“Washington University’s investment in BioMed 21 is anticipated to attract distinguished new faculty as well as additional federal, foundation and corporate support to further enhance the economic consequences for St. Louis,” Wrighton said.
To accommodate the growth and reconfiguration of research teams associated with BioMed 21, a $150 million, 250,000 square-foot research facility is anticipated. It will be built in stages in the heart of the Medical Campus, most likely on the site of an existing parking structure at the corner of Euclid Avenue and Children’s Place.
The new research building will be in immediate proximity to the facilities in which Washington University Physicians provide patient care — Barnes-Jewish Hospital, St. Louis Children’s Hospital, the new Center for Advanced Medicine and Siteman Cancer Center. It will also be conveniently located next to the new Farrell Learning and Teaching Center — expected to be completed in 2005 — an important teaching component of BioMed 21.
“BioMed 21 represents a new paradigm in basic and life science research,” Wrighton said. “We will expand our research at multiple levels and profoundly change the way we deploy resources and group faculty from multiple disciplines encompassing the biological, physical and computer sciences and engineering.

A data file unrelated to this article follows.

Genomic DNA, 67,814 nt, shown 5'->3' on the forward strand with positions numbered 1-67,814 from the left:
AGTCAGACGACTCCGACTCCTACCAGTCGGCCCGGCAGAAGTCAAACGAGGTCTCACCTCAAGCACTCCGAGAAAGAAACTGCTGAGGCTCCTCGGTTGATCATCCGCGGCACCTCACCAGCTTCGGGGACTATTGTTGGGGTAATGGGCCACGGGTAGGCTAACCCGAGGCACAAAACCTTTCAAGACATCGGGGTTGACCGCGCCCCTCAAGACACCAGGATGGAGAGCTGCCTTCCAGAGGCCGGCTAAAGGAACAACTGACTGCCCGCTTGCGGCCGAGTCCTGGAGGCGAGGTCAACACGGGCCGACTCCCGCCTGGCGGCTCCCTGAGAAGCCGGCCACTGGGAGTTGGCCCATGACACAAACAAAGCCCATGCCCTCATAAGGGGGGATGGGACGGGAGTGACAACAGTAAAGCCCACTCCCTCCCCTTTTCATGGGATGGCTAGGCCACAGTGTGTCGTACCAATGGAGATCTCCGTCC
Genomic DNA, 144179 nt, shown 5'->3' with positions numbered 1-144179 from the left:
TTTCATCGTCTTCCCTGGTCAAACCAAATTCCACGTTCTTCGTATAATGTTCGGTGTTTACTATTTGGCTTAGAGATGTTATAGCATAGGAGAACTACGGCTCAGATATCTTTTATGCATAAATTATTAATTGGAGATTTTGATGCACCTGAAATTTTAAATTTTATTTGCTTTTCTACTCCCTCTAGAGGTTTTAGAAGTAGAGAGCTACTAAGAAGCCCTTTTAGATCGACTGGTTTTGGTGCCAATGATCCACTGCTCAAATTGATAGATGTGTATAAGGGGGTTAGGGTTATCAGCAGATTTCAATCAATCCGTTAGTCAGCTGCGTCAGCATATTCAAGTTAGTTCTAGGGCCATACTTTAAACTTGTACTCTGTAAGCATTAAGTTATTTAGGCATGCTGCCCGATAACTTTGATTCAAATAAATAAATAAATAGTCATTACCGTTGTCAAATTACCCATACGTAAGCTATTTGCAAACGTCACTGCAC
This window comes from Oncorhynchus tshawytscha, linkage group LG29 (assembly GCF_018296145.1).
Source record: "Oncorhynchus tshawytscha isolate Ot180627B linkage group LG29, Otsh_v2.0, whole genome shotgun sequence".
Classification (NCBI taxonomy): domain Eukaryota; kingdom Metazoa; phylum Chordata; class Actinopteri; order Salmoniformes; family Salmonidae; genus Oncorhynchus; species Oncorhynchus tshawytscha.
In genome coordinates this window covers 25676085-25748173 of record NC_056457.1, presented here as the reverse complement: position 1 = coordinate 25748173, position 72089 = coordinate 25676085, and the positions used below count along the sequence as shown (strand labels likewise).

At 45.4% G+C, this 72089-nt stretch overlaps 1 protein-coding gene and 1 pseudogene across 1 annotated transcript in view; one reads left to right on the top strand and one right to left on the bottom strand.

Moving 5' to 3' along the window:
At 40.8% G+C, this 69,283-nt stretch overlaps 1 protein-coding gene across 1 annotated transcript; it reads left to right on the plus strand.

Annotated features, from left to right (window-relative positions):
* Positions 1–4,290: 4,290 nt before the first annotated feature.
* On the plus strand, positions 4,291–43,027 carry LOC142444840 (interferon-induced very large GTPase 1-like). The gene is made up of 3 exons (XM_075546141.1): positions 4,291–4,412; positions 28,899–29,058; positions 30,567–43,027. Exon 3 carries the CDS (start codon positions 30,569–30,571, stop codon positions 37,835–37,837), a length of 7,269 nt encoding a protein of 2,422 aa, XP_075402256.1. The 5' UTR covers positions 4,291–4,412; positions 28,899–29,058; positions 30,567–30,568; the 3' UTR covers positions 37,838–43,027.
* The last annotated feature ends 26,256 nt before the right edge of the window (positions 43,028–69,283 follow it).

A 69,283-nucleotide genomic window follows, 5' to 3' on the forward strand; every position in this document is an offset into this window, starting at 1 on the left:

“By bringing together basic scientists and clinical researchers of different expertise, we will address the most important questions in biomedical science and translate our findings into new therapies and potential technologies.
“Our history has been one of continuous improvement and achievement on both the Medical and Hilltop campuses,” Wrighton added. “We have demonstrated repeatedly that we can convert investments in education and research into sustained progress and growth, while serving as an economic engine for the community.
“We are enthusiastic that BioMed 21 will represent a step forward for the greater St. Louis region as it sustains its efforts to remain a powerhouse in plant and life sciences and especially in biomedicine.”
Although the new BioMed 21 research building is in the design stage, other medical facilities are already being built or renovated in the early stages of BioMed 21.
The floor just above the existing Genome Sequencing Center at 4444 Forest Park Ave. will undergo a $13.5 million reconstruction. It will provide space for the first cadre of interdisciplinary researchers in a new Genome Sciences Program.